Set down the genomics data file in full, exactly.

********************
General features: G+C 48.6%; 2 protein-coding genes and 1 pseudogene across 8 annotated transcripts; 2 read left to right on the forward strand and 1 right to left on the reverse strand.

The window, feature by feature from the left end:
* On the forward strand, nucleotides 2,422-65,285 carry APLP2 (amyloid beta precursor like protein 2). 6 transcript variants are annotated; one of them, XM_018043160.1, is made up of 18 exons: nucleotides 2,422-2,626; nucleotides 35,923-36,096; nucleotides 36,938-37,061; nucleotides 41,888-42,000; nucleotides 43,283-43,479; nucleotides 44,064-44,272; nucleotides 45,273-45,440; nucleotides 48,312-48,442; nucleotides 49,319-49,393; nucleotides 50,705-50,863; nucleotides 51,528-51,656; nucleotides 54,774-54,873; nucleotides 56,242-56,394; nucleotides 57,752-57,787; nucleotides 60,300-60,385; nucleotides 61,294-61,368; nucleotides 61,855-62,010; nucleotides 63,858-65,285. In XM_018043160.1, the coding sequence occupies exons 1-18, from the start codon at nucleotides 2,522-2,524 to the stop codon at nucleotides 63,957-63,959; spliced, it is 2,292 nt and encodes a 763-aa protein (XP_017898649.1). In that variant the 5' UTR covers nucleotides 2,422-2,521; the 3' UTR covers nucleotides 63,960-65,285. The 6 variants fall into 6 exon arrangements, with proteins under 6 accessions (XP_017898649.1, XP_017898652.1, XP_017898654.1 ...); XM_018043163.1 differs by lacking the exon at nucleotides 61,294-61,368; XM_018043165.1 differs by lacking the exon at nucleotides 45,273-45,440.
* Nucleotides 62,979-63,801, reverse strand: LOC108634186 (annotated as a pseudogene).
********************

General features: G+C 48.6%; 2 protein-coding genes and 1 pseudogene across 8 annotated transcripts; 2 read left to right on the forward strand and 1 right to left on the reverse strand.

The window, feature by feature from the left end:
* On the forward strand, nucleotides 2,422-65,285 carry APLP2 (amyloid beta precursor like protein 2). 6 transcript variants are annotated; one of them, XM_018043160.1, is made up of 18 exons: nucleotides 2,422-2,626; nucleotides 35,923-36,096; nucleotides 36,938-37,061; nucleotides 41,888-42,000; nucleotides 43,283-43,479; nucleotides 44,064-44,272; nucleotides 45,273-45,440; nucleotides 48,312-48,442; nucleotides 49,319-49,393; nucleotides 50,705-50,863; nucleotides 51,528-51,656; nucleotides 54,774-54,873; nucleotides 56,242-56,394; nucleotides 57,752-57,787; nucleotides 60,300-60,385; nucleotides 61,294-61,368; nucleotides 61,855-62,010; nucleotides 63,858-65,285. In XM_018043160.1, the coding sequence occupies exons 1-18, from the start codon at nucleotides 2,522-2,524 to the stop codon at nucleotides 63,957-63,959; spliced, it is 2,292 nt and encodes a 763-aa protein (XP_017898649.1). In that variant the 5' UTR covers nucleotides 2,422-2,521; the 3' UTR covers nucleotides 63,960-65,285. The 6 variants fall into 6 exon arrangements, with proteins under 6 accessions (XP_017898649.1, XP_017898652.1, XP_017898654.1 ...); XM_018043163.1 differs by lacking the exon at nucleotides 61,294-61,368; XM_018043165.1 differs by lacking the exon at nucleotides 45,273-45,440.
* Nucleotides 62,979-63,801, reverse strand: LOC108634186 (annotated as a pseudogene).